Since the fall of the Iron Curtain, Romania’s (not Hungary’s!) capital – Bucharest, not Budapest! – hasn’t seen as many cranes (pics 1, 3, 5, 7) as those visible these days.
They are not as omnipresent as they were in the late 1980s, nevertheless, their presence can’t remain unnoticed, to locals and visitors alike.
As if there were no global economic crisis and Romania were immune to the turmoil in the Eurozone, cranes leave their mark of optimism on Bucharest’s skyline.
So it was during Nicolae Ceauşescu’s last days, so it was in Patriarh Noah’s time. People were building as if there would be a guaranteed tomorrow.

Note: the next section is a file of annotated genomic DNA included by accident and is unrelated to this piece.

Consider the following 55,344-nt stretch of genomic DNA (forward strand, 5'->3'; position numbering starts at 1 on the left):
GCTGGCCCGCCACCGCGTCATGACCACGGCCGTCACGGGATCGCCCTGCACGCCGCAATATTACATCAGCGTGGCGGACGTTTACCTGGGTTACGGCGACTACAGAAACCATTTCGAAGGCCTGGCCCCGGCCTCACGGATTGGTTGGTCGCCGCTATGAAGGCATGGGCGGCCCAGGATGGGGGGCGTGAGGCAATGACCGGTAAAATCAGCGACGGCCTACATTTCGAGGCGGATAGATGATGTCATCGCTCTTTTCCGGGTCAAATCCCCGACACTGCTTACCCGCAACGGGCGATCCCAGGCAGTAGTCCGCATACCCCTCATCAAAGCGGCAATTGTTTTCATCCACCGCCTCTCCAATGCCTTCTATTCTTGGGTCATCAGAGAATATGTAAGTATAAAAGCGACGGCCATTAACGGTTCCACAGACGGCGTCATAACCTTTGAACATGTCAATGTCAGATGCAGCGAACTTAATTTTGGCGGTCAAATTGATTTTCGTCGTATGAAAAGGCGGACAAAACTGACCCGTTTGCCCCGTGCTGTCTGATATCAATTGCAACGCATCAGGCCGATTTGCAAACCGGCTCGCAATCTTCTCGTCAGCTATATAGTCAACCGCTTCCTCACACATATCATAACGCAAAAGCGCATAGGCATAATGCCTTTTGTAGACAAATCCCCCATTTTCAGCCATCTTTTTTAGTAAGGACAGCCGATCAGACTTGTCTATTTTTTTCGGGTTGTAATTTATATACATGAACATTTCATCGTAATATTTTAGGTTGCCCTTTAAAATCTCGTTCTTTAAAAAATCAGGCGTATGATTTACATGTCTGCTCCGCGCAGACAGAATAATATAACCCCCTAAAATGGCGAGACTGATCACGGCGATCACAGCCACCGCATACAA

It’s true that, in Brussels, where cranes (pics 2, 4, 6, 8) stood a few years ago, a new building has risen to accommodate the newest EU institition.
The European External Action Service (EEAS) has got a nice home now, but whether the EU has a common foreign policy is still arguable.
The same applies for Bucharest. It may have more and more visible tower cranes, however, the city still lacks a coherent development strategy.
Were the cranes in Brussels and are those in Bucharest a true earnest of a prosperous future?! I bet Ceauşescu thought the same about his cranes in 1989…
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